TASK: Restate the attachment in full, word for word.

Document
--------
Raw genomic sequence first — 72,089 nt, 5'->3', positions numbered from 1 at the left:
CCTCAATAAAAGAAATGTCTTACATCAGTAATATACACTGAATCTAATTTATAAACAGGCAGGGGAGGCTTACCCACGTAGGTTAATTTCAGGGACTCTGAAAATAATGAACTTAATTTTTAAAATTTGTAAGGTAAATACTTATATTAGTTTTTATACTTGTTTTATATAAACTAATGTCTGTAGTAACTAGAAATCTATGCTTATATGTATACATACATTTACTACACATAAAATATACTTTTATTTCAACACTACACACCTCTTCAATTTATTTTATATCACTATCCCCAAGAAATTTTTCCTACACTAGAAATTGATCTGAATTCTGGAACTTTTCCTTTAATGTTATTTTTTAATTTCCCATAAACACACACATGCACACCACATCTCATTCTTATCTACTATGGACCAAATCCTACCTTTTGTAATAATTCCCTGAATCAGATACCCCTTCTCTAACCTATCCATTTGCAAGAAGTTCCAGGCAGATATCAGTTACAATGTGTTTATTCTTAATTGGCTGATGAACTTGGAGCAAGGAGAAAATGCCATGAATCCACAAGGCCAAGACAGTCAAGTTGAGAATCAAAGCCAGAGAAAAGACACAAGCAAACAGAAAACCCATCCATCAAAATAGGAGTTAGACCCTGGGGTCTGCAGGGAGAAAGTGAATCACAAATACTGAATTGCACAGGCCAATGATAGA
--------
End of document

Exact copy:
Raw genomic sequence first — 72,089 nt, 5'->3', positions numbered from 1 at the left:
CCTCAATAAAAGAAATGTCTTACATCAGTAATATACACTGAATCTAATTTATAAACAGGCAGGGGAGGCTTACCCACGTAGGTTAATTTCAGGGACTCTGAAAATAATGAACTTAATTTTTAAAATTTGTAAGGTAAATACTTATATTAGTTTTTATACTTGTTTTATATAAACTAATGTCTGTAGTAACTAGAAATCTATGCTTATATGTATACATACATTTACTACACATAAAATATACTTTTATTTCAACACTACACACCTCTTCAATTTATTTTATATCACTATCCCCAAGAAATTTTTCCTACACTAGAAATTGATCTGAATTCTGGAACTTTTCCTTTAATGTTATTTTTTAATTTCCCATAAACACACACATGCACACCACATCTCATTCTTATCTACTATGGACCAAATCCTACCTTTTGTAATAATTCCCTGAATCAGATACCCCTTCTCTAACCTATCCATTTGCAAGAAGTTCCAGGCAGATATCAGTTACAATGTGTTTATTCTTAATTGGCTGATGAACTTGGAGCAAGGAGAAAATGCCATGAATCCACAAGGCCAAGACAGTCAAGTTGAGAATCAAAGCCAGAGAAAAGACACAAGCAAACAGAAAACCCATCCATCAAAATAGGAGTTAGACCCTGGGGTCTGCAGGGAGAAAGTGAATCACAAATACTGAATTGCACAGGCCAATGATAGA